ESPN

ESPN back on top at New York Festival Awards

Mike Szykowny, senior director, motion graphics accepts two NY Festival Awards Gold Medals for Monday Night Football, for best animation and best show open. (Courtesy New York Festivals)
ESPN’s Mike Szykowny, senior director, motion graphics, accepts two NY Festival Awards Gold Medals for Monday Night Football, for best animation and best show open. (Photo courtesy of New York Festivals)

After a one-year hiatus from ESPN’s familiar spot at the industry’s pinnacle position, the company won the most awards at the New York Festivals International TV & Film Awards, thereby earning the title “Broadcaster of the Year.” The honors were presented in Las Vegas on April 19. ESPN had been named “Broadcaster of the Year” seven consecutive years, 2008–2014.

From Executive Vice President, Programming & Production,
John Wildhack
:

“We are honored to again be named Broadcaster of the Year at the New York Festival Awards, an international competition covering all of television’s best efforts where simply being nominated is a distinct honor. We take special pride in winning for marquee programming from both our studio and event production teams. The enterprise journalism practiced by Outside the Lines and SportsCenter are second to none, in sports or beyond. Also, we could not be happier with recognition for the iconic Monday Night Football series, our first Special Olympics World Games and our other medal winners. I am thrilled for the hundreds of people whose passion and creativity are at the heart of these entries.”


ESPN’s industry-leading effort – 26 medals including 12 Golds – was bolstered by three Golds from Outside the Lines; and two each from SC Featured, Monday Night Football and last summer’s Special Olympics World Games.

Dwayne Bray, senior coordinating producer who oversees Outside the Lines, said, “I’m most pleased by the range of our work that was recognized — stories and investigations dealing with topics from NFL and youth football safety to crimes by marquee college athletes to an examination of transgender policies and a mysterious death in North Carolina. Our producers and reporters delivered compelling report after compelling report to the OTL audience.”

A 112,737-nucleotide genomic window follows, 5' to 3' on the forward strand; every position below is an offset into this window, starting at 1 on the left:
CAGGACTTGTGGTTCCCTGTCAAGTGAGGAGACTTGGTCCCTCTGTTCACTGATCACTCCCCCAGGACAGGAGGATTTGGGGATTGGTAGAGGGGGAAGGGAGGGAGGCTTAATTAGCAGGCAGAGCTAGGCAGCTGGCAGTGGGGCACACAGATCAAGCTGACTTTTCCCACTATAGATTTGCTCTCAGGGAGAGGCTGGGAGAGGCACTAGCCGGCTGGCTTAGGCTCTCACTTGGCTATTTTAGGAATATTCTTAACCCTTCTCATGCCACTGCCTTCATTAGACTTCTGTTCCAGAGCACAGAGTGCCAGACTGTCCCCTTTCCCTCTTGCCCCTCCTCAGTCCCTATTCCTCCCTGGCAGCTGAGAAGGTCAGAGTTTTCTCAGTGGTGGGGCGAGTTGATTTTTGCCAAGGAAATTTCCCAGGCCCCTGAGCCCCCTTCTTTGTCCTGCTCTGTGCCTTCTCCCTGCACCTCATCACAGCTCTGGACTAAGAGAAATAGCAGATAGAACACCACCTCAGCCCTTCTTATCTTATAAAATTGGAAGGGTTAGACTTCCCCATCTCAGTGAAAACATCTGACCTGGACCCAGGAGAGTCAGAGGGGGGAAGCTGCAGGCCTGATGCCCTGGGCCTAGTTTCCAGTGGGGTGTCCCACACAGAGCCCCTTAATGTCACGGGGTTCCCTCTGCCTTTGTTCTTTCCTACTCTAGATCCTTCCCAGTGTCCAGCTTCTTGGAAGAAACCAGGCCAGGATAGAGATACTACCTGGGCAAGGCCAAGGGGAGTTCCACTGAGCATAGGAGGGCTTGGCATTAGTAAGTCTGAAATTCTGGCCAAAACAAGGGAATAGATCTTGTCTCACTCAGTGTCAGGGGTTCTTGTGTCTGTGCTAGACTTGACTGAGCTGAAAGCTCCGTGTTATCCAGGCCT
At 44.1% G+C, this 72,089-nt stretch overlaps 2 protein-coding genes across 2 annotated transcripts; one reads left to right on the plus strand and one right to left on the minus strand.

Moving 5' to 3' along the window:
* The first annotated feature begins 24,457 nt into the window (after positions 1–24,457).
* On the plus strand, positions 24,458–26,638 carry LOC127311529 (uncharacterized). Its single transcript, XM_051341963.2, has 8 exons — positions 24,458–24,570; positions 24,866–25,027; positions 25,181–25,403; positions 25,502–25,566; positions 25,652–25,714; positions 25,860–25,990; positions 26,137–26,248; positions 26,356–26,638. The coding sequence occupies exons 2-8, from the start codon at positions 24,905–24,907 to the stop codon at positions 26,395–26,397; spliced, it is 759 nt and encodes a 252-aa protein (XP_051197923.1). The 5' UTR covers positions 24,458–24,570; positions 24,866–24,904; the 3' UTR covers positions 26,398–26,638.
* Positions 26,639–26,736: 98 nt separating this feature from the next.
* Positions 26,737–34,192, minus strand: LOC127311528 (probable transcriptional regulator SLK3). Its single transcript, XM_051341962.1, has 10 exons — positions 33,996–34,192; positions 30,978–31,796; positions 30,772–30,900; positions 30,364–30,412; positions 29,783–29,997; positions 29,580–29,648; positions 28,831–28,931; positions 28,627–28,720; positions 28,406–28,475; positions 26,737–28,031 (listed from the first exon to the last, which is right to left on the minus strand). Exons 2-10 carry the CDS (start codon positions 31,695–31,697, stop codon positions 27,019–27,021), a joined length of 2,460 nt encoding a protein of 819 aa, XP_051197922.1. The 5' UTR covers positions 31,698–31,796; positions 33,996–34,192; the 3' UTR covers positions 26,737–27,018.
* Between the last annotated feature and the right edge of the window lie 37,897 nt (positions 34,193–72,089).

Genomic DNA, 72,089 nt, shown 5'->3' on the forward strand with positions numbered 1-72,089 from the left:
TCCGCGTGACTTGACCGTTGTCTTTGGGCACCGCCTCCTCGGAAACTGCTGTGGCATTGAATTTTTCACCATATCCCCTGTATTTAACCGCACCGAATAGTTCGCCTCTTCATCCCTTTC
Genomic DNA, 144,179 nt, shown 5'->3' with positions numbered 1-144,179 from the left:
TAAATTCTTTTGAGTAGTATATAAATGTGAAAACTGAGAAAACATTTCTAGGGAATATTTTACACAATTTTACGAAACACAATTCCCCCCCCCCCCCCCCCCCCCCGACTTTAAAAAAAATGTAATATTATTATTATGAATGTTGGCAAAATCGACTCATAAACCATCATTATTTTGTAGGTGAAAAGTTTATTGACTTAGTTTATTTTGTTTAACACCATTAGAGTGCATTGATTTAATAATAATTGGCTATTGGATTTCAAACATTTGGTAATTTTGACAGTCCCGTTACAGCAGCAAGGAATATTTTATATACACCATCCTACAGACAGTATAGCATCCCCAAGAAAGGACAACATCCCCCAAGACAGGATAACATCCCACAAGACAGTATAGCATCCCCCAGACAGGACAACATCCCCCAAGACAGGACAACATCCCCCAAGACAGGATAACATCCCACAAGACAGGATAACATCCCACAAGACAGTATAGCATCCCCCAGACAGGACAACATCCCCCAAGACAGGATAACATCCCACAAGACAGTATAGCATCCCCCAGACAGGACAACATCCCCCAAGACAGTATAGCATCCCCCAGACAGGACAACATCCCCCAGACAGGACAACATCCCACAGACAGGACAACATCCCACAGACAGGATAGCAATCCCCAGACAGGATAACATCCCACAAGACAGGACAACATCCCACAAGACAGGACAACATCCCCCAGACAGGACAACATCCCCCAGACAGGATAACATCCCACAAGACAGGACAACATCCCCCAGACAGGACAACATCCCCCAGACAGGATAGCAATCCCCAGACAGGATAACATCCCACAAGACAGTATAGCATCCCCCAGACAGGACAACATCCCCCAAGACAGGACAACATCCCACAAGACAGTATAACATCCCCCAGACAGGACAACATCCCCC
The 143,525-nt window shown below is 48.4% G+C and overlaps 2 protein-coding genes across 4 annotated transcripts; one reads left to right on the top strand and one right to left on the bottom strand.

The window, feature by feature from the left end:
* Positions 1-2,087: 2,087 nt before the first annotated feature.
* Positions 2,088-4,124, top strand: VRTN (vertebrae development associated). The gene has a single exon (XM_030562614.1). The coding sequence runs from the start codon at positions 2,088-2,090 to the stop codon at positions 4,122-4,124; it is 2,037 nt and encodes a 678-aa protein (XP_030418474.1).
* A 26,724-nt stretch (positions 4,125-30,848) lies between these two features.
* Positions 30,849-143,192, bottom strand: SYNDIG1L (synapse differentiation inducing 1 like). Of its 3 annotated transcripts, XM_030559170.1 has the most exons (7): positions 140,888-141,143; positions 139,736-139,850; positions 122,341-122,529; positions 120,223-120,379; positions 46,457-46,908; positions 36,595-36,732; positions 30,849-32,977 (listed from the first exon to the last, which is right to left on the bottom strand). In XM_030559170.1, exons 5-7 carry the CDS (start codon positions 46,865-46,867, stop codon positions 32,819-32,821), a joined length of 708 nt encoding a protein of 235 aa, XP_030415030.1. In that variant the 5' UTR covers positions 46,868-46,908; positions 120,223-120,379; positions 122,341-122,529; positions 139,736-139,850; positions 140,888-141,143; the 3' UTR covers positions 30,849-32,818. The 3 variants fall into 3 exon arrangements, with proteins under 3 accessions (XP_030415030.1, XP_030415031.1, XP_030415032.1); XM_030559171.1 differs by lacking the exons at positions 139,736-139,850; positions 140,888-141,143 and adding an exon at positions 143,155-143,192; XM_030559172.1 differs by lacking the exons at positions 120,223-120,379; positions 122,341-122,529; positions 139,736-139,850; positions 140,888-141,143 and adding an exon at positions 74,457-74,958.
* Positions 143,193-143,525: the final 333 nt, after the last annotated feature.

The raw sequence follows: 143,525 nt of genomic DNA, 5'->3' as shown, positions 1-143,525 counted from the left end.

The tremendous work from the Features Group in production – which enhances a wide variety of studio programs – is overseen by Victor Vitarelli, senior coordinating producer, who said, “From the Sherpas of Mount Everest to a 7-year-old wrestler born without legs, SC Featured captures storytelling through an unparalleled lens. Our producers are some of the highest skilled in the business, whether it’s documenting Lauren Hill, a young woman with inoperable brain cancer and a dream of playing college basketball, or sharing the story of Austin Hatch, a two-time plane crash survivor. Recognition by New York Festivals for these four outstanding features is an honor, and I’m incredibly proud of our entire team.”

Clearly, ESPN’s special presentation of last summer’s Special Olympics World Games stood out to all who watched. Kate Jackson, coordinating producer, reflects on what it meant to those involved:

Associate producer Susan Ansman addresses the NY Festival Awards audience as she accepts a variety of winning entries for the Features Units, including two Gold Medals. (Courtesy New York Festivals)
Associate producer Susan Ansman addresses the NY Festival Awards audience as she accepts a variety of winning entries for the Features Units, including two Gold Medals.
(Photo courtesy of New York Festivals)

“Through our telecasts, we sought to both pay tribute to the athletes and to convey the central message of the Special Olympics – ‘The power of sports is not just for some, it is for everyone.’ The winning tease was shot in cooperation with our feature unit deployed around the globe – telling the story of 14 competitors from six continents,” she said. “Refusing to be defined by their disabilities, through sports they discovered a welcoming community that let them explore what they can do. Through their accomplishments on the fields, courts and in the pools, they have found joy and a sense of belonging. The tease, reflective of the entirety of our presentation, was a celebration of those who were once counted out and left behind. For all, it was a most fulfilling project. I remain truly inspired by the Games and ESPN’s commitment to projects like the Special Olympics.”

Andy Hall contributed to this post.

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